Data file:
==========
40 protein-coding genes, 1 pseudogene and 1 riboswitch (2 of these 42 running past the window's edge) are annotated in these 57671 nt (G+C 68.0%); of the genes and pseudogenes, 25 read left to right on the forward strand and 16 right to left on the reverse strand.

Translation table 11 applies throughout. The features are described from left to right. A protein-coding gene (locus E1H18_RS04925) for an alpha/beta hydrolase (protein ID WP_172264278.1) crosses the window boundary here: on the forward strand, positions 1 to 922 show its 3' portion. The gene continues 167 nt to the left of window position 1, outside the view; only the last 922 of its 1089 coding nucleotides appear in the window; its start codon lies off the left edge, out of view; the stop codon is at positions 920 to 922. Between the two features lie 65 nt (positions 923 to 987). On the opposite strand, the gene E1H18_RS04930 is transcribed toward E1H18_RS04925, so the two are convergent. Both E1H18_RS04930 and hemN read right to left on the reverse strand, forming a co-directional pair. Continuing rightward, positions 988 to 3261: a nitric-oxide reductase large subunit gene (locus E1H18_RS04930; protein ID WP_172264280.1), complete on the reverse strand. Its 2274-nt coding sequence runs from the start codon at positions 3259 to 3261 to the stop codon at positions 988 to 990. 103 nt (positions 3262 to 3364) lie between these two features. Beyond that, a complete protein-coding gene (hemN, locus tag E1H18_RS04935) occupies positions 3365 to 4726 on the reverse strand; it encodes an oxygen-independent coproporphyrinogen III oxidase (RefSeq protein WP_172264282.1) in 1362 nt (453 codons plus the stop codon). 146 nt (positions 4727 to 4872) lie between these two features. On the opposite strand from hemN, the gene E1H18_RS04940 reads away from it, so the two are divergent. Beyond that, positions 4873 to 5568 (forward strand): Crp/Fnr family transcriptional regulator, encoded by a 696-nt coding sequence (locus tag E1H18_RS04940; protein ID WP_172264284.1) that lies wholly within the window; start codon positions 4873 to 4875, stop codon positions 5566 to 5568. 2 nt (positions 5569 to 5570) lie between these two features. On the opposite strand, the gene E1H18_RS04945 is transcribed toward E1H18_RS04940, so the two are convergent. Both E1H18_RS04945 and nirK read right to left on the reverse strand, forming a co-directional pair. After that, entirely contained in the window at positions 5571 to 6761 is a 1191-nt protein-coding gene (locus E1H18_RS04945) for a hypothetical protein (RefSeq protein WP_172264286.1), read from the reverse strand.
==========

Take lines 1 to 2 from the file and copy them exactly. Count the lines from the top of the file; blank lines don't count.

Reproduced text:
40 protein-coding genes, 1 pseudogene and 1 riboswitch (2 of these 42 running past the window's edge) are annotated in these 57671 nt (G+C 68.0%); of the genes and pseudogenes, 25 read left to right on the forward strand and 16 right to left on the reverse strand.

Translation table 11 applies throughout. The features are described from left to right. A protein-coding gene (locus E1H18_RS04925) for an alpha/beta hydrolase (protein ID WP_172264278.1) crosses the window boundary here: on the forward strand, positions 1 to 922 show its 3' portion. The gene continues 167 nt to the left of window position 1, outside the view; only the last 922 of its 1089 coding nucleotides appear in the window; its start codon lies off the left edge, out of view; the stop codon is at positions 920 to 922. Between the two features lie 65 nt (positions 923 to 987). On the opposite strand, the gene E1H18_RS04930 is transcribed toward E1H18_RS04925, so the two are convergent. Both E1H18_RS04930 and hemN read right to left on the reverse strand, forming a co-directional pair. Continuing rightward, positions 988 to 3261: a nitric-oxide reductase large subunit gene (locus E1H18_RS04930; protein ID WP_172264280.1), complete on the reverse strand. Its 2274-nt coding sequence runs from the start codon at positions 3259 to 3261 to the stop codon at positions 988 to 990. 103 nt (positions 3262 to 3364) lie between these two features. Beyond that, a complete protein-coding gene (hemN, locus tag E1H18_RS04935) occupies positions 3365 to 4726 on the reverse strand; it encodes an oxygen-independent coproporphyrinogen III oxidase (RefSeq protein WP_172264282.1) in 1362 nt (453 codons plus the stop codon). 146 nt (positions 4727 to 4872) lie between these two features. On the opposite strand from hemN, the gene E1H18_RS04940 reads away from it, so the two are divergent. Beyond that, positions 4873 to 5568 (forward strand): Crp/Fnr family transcriptional regulator, encoded by a 696-nt coding sequence (locus tag E1H18_RS04940; protein ID WP_172264284.1) that lies wholly within the window; start codon positions 4873 to 4875, stop codon positions 5566 to 5568. 2 nt (positions 5569 to 5570) lie between these two features. On the opposite strand, the gene E1H18_RS04945 is transcribed toward E1H18_RS04940, so the two are convergent. Both E1H18_RS04945 and nirK read right to left on the reverse strand, forming a co-directional pair. After that, entirely contained in the window at positions 5571 to 6761 is a 1191-nt protein-coding gene (locus E1H18_RS04945) for a hypothetical protein (RefSeq protein WP_172264286.1), read from the reverse strand.